Indigenous women battle growing Amazon violence with victim centre

When Itaya Andy studied community therapy years ago at Ecuador's Universidad Estatal Amazonica (Amazonian State University), she realised there were hardly any programs designed to support indigenous women like herself.

Melissa Godin, Thomson FoundationReuters
Published : 10 July 2022, 08:35 AM
Updated : 10 July 2022, 08:35 AM

Today, she is part of an alliance of indigenous women who have opened a pioneering centre in the Ecuadoran Amazon gateway city of Puyo to house indigenous women who have fled violence - both domestic and that facing indigenous land defenders - and help them recover.

"I started connecting the dots between the harm caused by colonialism, gender inequality and extractive violence," said Andy, referring to threats against people defending their land from illegal mining, deforestation, poaching and oil drilling.

"I started wondering: 'How can we support indigenous women? How can we collectively heal?'," said the 30-year-old from the Sarayaku indigenous community, whose territory lies southeast of Puyo.

Since March, the Casa de Mujeres Amazonicas (Home of Amazonian Women) has been offering help to women fleeing gender-based violence within their own communities or from external threats.

The centre aims to provide not just accommodation and legal support but a sense of community.

"We heal by listening and by sharing," Andy. "We heal by supporting each other."

The center's founders say it is the first in Ecuador to treat violence against women and indigenous people as connected issues, and call it a timely intervention as violence in indigenous territories rises and governments fail to provide protection.

"There are ongoing attacks and trauma," said Nina Gualinga, an environmental and indigenous activist from the Sarayaku community, and one of the founders of the centre.


Across the Amazon, indigenous people face violence as they strive to protect their land.

Globally, murders of environmental and land defenders hit a record high in 2020 with 227 killings - an average of four a week - according to the latest data from rights group Global Witness.

Most such violence occurs in Latin America, which came under the spotlight last month when Brazilian indigenous expert Bruno Pereira and British journalist Dom Phillips were killed while doing research in Brazil's Amazon.

Indigenous women engaged in environmental activism face some specific risks, including sexual violence.

But campaigners say most of them find it very difficult to seek justice for reasons ranging from corruption to sexism, or simply being located far away from authorities.

Threats of violence also come from their own communities.

Six in 10 women in Ecuador say they have experienced some form of violence on the basis of their gender, with this figure higher among indigenous women at 68%, according to the World Bank.

"There are so many layers of violence that indigenous women are constantly grappling with," Gualinga said. "There is violence on all fronts."

When the Mujeres Amazonicas group that opened the new Puyo centre first formed in 2013, its goal was to resist efforts by extractive firms that wanted to work in their communities after the government began selling oil concessions.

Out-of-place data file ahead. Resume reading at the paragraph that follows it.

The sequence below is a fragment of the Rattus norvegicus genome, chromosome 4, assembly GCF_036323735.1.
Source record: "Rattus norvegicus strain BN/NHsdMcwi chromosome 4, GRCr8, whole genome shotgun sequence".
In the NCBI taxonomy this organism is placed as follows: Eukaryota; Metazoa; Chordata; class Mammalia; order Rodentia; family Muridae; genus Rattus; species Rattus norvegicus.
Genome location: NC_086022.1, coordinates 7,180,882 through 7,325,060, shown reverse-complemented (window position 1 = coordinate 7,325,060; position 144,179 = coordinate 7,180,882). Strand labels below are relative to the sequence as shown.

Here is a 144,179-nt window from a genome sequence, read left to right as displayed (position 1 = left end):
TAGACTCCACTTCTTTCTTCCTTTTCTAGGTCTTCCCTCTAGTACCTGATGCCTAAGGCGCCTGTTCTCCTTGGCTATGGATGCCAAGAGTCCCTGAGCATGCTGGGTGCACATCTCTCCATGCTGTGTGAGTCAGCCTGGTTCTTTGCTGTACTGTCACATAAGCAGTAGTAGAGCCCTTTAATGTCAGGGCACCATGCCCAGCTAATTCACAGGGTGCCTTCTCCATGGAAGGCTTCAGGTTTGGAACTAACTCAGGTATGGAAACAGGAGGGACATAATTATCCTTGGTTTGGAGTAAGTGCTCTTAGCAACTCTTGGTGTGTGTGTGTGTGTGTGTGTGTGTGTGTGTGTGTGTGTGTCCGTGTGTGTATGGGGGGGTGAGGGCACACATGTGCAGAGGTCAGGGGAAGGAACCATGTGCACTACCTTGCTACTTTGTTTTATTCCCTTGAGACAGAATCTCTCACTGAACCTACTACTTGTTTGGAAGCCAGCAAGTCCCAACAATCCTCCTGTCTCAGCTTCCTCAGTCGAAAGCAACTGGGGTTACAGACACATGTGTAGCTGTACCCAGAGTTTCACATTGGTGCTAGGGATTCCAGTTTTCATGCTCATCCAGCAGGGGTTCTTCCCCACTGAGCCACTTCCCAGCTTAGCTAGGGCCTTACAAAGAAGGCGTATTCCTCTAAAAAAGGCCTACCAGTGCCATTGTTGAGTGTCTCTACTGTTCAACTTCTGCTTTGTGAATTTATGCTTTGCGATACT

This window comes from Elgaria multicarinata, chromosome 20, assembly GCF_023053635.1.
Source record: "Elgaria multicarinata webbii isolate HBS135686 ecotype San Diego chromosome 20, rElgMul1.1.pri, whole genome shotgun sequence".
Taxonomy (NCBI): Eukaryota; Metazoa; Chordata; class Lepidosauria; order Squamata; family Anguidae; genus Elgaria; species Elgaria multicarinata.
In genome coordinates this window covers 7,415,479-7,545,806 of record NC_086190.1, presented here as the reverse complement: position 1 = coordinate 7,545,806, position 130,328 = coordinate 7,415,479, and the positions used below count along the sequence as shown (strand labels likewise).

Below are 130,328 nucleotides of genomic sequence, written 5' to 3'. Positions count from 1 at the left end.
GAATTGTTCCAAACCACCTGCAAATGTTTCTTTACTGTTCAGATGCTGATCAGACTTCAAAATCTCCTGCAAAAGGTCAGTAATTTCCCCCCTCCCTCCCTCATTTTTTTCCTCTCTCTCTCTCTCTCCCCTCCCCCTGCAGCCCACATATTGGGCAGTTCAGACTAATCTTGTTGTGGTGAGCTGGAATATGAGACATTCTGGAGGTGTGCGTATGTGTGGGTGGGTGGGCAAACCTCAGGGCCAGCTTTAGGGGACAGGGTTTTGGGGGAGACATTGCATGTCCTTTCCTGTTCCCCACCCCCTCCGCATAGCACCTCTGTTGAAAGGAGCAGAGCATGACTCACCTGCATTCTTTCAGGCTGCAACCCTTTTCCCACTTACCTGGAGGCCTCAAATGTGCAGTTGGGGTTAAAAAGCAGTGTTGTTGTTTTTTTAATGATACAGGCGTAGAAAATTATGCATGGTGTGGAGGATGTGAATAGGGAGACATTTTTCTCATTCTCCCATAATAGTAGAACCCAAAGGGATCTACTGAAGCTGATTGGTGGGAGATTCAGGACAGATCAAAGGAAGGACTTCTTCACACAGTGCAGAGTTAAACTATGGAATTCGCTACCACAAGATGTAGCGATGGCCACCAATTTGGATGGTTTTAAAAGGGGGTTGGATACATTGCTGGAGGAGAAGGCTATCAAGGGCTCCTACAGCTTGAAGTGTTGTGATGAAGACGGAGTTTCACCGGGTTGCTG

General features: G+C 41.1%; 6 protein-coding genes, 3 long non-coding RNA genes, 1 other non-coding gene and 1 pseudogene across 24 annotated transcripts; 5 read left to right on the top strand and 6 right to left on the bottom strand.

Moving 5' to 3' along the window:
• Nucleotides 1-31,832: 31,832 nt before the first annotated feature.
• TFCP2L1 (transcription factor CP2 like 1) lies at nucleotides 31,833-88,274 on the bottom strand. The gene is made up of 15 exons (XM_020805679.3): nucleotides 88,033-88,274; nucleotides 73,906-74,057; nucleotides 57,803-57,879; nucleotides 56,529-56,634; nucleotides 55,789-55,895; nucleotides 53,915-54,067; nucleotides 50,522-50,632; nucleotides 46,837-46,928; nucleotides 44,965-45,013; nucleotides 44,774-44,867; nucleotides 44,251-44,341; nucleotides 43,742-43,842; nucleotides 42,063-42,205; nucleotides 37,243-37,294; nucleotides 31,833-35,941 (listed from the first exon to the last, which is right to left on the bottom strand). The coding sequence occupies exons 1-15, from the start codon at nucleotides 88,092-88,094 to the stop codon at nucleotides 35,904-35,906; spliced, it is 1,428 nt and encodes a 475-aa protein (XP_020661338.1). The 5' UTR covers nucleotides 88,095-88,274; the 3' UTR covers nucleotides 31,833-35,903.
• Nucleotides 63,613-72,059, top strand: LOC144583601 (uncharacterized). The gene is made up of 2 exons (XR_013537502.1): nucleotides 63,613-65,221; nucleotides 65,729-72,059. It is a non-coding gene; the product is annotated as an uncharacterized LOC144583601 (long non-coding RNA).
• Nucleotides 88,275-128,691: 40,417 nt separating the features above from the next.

An influx of male-dominated extractive workforces in indigenous territories often correlates with increased rates of sexual violence and human trafficking, with women and girls are most at risk, global research has found.

One U.S. government-funded study, for example, found that rape and sexual assault cases rose 30% when oil exploitation spiked in the Bakken oil region of Montana and North Dakota.

While this violence is often perpetrated by outsiders, many women say they also face sexism or violence in their own communities. Many hesitate to call it out, fearing it will undermine their appeals to protect indigenous culture and land.

"We as a people, we have to be united, we have to stick together against the enemy," said Gualinga.

"If you start addressing violence in your own community, there is a fissure. And nobody wants that."


Mujeres Amazonicas members said they do not want their centre - which is light and airy, filled with art, and situated next to a river - to resemble the other women's shelters across Ecuador.

The centre aims to help women heal together and discuss how to change gender dynamics in their communities moving forward.

Andy, who works as a healer, believes that group therapy is most beneficial for indigenous women, rather than the individualistic approach more popular in the West.

"When you're dealing with structural issues, it's so important to be able to talk with other people who have felt that way too, to see how they've responded to it," she said.

"That's where you can pull all the pieces - extractivism, colonialism, domestic violence - together."

Irene Toqueton, a women's leader for Mujeres Amazonicas from the Sapara indigenous group, said when she had held sessions within her own community to talk about violence, women were grateful to have the issue raised.

They said "they had never been able to talk about gender violence from an intimate partner," she said. "They asked us to come back and speak to the men."

That is the kind of conversation Mujeres Amazonicas hopes to facilitate at the centre, where they want women to rest, recover, and reimagine what resistance might look like.

"We as indigenous people have been under attack for centuries and there has been no time or space for healing within our own communities," said Gualinga.

“We wanted to create space for that".

[Editing by Kieran Guilbert and Laurie Goering]